Old alliances don’t serve our new multipolar world

Delegates walk past the UN building in New York (AFP PHOTO/Jewel SAMAD)
Delegates walk past the UN building in New York (AFP PHOTO/Jewel SAMAD)

The International Organisation of Francophone countries (OIF) recently held a summit in Dakar. While the debate inside the conference centre in the Senegalese capital over who should be the new head of the 57-nation group was intense, TV news crews found few outside who were interested in the meeting. Including observer countries, the OIF represents 900 million people, which sounds impressive, but when an Al Jazeera reporter talked to locals this was the typical response: “Frankly we don’t understand what La Francophonie is. We’re not paying attention. We’ve heard people talking about it, but nobody has explained what it is.”

Such apathy is not surprising given that the OIF, based around a core of French-speaking countries, is essentially an effort by France to continue to project the great power status that it lost in 1940, after the capitulation to the Germans. That was the reality, as the well-known Parisian commentator Andre Geraud acknowledged seven years later. “As a factor in power politics, then,” he wrote in Foreign Affairs magazine, “France counts for very little”.

Membership of supranational bodies like the United Nations Security Council has, however, given a different impression. The same, to an extent, applies to Britain, which was also to lose an empire and struggle to find a role, to paraphrase the US secretary of state Dean Acheson. When the UN was set up in 1946, permanent membership of the security council was awarded to the US, Soviet Union, China, Britain and France on the grounds that they were the victors of the Second World War. The truth of the matter at the time, as the American historian James E Cronin points out in his new book, Global Rules: America, Britain and a Disordered World, was that “Only three states really mattered in 1945 – the US, the UK and the USSR – and the Soviets had a limited agenda focused primarily on defence. The other states to which a veto was accorded in the UN Security Council – China and France – were in no position to lead.”

But China clearly had the capacity to rise again, and it maintained France’s feelings of self-worth, just as the Allies had allowed Paris to “liberate itself”, as General Charles de Gaulle preposterously declared, to help put aside the less palatable facts of collaboration.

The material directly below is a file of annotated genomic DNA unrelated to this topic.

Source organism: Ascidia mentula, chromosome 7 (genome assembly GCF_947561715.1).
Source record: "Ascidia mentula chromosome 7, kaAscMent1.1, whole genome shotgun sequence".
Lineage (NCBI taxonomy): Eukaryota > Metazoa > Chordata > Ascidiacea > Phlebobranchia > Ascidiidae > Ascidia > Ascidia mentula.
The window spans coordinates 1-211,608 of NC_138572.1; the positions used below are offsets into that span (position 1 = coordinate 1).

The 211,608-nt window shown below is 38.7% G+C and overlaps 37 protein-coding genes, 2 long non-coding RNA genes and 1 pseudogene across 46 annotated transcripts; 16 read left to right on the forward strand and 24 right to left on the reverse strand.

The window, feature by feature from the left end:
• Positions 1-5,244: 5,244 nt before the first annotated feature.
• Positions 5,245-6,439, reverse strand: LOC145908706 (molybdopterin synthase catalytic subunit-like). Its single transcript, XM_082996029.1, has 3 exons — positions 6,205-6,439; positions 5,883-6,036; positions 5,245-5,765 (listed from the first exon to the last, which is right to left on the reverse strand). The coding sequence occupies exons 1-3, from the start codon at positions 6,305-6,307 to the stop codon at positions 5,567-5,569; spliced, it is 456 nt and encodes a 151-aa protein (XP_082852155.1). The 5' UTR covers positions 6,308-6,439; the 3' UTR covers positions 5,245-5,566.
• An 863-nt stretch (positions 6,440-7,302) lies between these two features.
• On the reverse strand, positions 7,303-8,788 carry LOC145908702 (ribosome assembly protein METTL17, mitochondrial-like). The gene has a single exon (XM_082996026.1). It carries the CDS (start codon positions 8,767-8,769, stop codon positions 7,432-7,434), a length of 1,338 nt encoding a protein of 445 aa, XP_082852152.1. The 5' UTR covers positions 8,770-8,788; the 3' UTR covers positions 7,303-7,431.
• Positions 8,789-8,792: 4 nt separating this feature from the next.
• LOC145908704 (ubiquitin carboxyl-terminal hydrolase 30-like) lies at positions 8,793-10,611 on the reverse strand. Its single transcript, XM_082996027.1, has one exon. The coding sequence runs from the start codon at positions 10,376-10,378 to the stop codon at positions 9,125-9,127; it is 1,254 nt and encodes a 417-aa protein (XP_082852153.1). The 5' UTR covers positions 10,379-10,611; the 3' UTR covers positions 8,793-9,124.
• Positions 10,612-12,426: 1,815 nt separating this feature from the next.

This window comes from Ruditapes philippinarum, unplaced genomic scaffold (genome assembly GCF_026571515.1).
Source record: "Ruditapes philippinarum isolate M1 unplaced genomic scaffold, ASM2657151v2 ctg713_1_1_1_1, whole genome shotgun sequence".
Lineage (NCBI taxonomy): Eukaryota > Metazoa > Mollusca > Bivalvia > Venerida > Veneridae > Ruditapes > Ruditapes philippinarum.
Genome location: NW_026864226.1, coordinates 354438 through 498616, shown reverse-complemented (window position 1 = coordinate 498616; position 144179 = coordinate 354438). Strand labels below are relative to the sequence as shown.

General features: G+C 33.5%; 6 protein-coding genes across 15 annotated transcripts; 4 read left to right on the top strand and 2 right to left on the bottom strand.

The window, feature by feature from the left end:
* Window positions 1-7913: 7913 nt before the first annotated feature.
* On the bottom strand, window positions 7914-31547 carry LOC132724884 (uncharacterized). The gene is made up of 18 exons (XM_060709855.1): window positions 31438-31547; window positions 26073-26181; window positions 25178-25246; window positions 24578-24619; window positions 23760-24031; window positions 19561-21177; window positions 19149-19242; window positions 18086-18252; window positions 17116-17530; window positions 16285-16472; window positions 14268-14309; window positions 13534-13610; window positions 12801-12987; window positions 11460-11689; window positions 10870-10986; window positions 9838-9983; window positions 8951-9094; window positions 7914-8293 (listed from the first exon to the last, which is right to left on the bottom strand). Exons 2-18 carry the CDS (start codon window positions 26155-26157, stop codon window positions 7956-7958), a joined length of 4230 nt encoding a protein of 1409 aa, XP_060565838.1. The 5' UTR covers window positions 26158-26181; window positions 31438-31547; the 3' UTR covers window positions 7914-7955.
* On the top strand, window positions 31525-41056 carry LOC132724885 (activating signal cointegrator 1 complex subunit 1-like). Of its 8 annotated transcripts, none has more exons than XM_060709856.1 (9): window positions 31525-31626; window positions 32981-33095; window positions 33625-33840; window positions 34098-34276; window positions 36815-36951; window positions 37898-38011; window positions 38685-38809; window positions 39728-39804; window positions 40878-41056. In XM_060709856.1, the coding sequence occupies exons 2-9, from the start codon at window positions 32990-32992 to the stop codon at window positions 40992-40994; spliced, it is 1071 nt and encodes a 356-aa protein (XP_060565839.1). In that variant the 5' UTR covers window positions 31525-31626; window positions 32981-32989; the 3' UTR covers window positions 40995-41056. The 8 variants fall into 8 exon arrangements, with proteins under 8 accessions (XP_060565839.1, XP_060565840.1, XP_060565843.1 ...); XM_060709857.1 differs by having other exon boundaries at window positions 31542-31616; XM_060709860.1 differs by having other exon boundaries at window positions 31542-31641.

Nearly 70 years later, that special status on the security council is unchanged, and it is still a body that counts. It is, after all, the P5 – permanent five – plus one (Germany) that leads the nuclear negotiations with Iran.

But all of this is very outdated. If one were to create the UN from scratch again today, Britain and France would not enjoy such privileges. If further evidence were necessary, the two countries’ pretensions to being serious international players have been laid woefully bare by the current chaos in Libya.

After leading the calls to remove Colonel Qaddafi in 2011, British and French forces swiftly found themselves running out of munitions once the intervention started. Today, they seem to regard the extreme instability in the country as an unfortunate matter for which they bear no responsibility.

Surely countries such as India and Indonesia, the world’s first and third largest democracies, or emerging giants such as Brazil, have just as strong if not stronger claims to a seat on the security council.

There are any number of ways in which the UN Security Council could be strengthened by being diversified, helping to ensure the future legitimacy of its role as the international body of ultimate sanction. Why limit its members only to countries? Why not find a role for regional groups like the GCC, Asean (the Association of Southeast Asian Nations) or ECOWAS (the Economic Community of West African States)? At the very least, it would make more sense for Britain and France to cede their places to the European Union.

Similarly, the duopolistic nature of the World Bank and IMF, whereby the former is always headed by an American and the latter by a European, needs to be broken.

The last time a new managing director was appointed to the IMF, after Dominique Strauss-Kahn had to resign amid scandal, there were serious candidates from developing countries, but the old formula was retained. Christine Lagarde, like her predecessor also French, is very highly regarded. But as Rajiv Biswas, Asia-Pacific chief economist at IHS Global Insight, told the BBC at the time, it was “against all good principles of governance for a global institute to only have its leader from Europe”.

As we move into an era of a multipolar world, with the newly assertive China and Russia making greater claims on their respective “near abroads” and even talking about a Nato of the East, we need effective supranational bodies more than ever. It is therefore more important than ever that we reform those bodies so that they represent the globe as it is today – as opposed to still being based on the victors’ spoils of a world war that ended nearly 70 years ago.

Sholto Byrnes is a commentator and consultant based in Doha and Kuala Lumpur

Published: December 9, 2014 04:00 AM

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